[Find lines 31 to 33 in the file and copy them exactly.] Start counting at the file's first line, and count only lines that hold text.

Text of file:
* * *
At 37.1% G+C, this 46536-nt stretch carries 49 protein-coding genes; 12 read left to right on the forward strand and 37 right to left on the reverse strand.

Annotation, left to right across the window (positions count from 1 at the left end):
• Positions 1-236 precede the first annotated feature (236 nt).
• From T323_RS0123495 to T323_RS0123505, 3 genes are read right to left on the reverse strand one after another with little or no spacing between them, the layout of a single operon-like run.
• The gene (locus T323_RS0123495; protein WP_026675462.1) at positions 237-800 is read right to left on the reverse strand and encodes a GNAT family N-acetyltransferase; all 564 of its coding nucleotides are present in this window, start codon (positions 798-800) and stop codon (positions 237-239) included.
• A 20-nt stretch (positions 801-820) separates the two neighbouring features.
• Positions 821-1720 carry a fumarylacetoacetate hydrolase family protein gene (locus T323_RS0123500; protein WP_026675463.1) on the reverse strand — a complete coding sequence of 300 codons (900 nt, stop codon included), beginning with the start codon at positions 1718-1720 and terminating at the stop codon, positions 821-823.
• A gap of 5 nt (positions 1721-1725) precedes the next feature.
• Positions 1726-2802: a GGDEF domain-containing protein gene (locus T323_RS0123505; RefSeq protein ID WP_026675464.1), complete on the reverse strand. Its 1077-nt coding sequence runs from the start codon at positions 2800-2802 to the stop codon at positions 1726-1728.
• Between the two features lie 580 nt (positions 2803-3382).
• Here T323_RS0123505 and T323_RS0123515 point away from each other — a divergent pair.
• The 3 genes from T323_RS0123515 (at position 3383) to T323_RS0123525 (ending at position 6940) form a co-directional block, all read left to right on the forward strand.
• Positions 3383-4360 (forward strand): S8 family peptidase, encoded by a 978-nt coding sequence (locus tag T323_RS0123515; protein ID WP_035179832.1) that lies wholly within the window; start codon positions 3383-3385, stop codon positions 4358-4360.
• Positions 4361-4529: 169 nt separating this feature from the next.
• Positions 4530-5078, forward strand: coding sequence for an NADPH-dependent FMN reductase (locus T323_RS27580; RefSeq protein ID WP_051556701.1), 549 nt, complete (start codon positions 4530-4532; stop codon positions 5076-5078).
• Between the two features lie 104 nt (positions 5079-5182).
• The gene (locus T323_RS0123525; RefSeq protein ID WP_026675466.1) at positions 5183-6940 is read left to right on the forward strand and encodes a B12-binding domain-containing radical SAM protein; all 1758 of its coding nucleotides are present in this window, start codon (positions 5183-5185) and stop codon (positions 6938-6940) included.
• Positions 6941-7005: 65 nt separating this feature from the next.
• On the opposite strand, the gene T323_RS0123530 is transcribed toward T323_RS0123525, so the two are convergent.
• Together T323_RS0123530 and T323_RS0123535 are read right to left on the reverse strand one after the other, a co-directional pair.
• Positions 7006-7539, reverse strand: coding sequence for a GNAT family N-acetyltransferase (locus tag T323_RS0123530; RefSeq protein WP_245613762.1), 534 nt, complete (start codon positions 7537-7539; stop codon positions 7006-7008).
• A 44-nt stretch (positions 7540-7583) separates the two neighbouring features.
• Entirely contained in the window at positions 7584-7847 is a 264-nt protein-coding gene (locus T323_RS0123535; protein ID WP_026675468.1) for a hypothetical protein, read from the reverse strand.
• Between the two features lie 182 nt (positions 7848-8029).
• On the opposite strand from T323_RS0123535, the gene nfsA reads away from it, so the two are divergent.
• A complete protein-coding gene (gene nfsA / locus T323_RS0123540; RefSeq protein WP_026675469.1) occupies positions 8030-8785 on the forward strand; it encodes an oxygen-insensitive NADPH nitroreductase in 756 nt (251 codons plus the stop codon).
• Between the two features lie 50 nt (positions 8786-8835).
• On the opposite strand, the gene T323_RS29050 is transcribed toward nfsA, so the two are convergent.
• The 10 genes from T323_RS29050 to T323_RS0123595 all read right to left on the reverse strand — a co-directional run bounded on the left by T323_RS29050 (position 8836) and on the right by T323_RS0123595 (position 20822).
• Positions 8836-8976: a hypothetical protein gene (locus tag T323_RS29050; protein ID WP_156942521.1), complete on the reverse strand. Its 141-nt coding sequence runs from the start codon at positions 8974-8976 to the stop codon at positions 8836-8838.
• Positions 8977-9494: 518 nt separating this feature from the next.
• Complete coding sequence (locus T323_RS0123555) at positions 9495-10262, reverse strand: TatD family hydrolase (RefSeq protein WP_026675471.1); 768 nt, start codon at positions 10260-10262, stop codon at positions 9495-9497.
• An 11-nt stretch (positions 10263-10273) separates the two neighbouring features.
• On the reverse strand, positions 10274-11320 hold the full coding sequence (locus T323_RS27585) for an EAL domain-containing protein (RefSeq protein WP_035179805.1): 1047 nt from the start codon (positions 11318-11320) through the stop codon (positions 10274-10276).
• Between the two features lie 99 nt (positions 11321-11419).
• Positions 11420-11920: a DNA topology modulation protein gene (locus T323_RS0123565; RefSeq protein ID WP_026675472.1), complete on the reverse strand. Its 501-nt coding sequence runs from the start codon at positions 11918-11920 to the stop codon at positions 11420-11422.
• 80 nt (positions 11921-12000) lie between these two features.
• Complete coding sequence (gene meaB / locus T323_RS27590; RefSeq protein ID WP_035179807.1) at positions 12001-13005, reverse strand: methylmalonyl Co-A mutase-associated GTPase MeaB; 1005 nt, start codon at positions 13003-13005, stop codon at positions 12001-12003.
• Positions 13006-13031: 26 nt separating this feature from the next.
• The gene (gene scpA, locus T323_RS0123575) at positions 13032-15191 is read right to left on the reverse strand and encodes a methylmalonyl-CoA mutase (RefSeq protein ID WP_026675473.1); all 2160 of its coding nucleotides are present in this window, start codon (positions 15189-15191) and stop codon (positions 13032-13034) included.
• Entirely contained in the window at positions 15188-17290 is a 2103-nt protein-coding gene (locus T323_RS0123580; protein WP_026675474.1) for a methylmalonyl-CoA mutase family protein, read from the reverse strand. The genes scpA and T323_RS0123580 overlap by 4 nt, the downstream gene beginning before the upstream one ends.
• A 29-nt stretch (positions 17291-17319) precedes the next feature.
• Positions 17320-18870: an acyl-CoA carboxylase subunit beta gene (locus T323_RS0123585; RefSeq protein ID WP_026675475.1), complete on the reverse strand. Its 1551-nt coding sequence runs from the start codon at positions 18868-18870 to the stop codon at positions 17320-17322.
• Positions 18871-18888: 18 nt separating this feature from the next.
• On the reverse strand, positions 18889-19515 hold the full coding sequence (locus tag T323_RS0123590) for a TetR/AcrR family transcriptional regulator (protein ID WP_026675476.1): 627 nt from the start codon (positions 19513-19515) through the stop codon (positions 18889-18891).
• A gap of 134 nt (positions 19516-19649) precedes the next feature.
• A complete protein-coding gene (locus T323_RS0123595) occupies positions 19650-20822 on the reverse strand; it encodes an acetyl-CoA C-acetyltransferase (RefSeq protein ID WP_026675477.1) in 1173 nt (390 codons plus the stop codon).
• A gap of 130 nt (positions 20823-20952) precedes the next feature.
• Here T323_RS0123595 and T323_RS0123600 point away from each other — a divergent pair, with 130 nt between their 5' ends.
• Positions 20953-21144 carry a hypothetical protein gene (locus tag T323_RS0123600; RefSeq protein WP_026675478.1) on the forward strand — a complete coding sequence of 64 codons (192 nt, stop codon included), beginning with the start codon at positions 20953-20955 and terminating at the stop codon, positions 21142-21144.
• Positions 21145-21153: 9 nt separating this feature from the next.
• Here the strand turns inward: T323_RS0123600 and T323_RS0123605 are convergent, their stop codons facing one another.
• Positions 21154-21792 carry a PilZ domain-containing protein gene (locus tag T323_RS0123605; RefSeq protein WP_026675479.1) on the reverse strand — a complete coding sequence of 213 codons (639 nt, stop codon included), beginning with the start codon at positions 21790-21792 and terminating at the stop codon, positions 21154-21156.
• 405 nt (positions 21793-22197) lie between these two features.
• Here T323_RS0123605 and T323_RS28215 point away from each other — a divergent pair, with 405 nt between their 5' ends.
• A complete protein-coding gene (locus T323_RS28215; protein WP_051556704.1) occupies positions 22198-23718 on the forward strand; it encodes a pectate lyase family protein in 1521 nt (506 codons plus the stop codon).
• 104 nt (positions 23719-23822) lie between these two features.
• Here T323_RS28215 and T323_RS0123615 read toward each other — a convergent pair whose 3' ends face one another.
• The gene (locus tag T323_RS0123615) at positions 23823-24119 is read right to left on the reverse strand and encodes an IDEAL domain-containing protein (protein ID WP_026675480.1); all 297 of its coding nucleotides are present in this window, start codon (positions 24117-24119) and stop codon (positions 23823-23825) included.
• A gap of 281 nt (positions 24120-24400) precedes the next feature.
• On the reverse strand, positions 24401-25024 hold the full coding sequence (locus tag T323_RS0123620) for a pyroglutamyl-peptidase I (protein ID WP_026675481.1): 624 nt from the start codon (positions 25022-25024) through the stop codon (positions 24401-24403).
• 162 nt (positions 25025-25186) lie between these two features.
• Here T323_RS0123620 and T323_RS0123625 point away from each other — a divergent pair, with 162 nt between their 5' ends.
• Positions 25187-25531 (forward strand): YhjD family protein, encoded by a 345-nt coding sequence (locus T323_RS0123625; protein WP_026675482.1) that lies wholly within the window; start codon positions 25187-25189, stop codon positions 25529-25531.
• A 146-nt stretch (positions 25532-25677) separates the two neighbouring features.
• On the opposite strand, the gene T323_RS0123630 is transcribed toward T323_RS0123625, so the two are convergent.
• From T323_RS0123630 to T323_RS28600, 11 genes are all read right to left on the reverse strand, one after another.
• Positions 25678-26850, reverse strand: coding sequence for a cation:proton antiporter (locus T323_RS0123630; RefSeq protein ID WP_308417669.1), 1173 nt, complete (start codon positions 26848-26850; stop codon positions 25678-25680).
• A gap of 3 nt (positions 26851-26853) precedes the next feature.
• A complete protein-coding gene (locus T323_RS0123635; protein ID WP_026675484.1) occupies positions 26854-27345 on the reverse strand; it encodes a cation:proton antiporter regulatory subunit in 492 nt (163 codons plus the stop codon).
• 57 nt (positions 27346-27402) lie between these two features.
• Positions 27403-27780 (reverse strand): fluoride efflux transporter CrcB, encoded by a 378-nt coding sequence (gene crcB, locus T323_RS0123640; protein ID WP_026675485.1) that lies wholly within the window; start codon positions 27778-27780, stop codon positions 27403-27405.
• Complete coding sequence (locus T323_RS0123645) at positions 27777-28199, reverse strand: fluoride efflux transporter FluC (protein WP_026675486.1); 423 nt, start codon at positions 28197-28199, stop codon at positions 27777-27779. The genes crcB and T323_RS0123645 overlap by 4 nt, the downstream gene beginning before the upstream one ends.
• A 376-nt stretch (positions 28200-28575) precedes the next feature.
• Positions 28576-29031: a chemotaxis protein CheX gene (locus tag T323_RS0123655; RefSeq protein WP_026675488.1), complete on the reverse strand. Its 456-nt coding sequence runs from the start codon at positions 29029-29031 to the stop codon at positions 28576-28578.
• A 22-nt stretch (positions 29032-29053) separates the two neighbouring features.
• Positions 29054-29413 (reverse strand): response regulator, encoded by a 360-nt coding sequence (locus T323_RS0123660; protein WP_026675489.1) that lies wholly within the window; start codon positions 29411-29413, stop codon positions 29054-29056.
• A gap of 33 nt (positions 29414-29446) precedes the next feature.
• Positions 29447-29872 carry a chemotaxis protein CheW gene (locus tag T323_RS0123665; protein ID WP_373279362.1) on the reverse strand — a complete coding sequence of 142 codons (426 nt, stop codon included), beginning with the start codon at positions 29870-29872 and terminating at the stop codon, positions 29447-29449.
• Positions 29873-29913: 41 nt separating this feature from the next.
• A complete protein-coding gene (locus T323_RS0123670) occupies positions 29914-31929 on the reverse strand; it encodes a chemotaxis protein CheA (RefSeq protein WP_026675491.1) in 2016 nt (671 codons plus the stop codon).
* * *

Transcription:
• Positions 8977-9494: 518 nt separating this feature from the next.
• Complete coding sequence (locus T323_RS0123555) at positions 9495-10262, reverse strand: TatD family hydrolase (RefSeq protein WP_026675471.1); 768 nt, start codon at positions 10260-10262, stop codon at positions 9495-9497.
• An 11-nt stretch (positions 10263-10273) separates the two neighbouring features.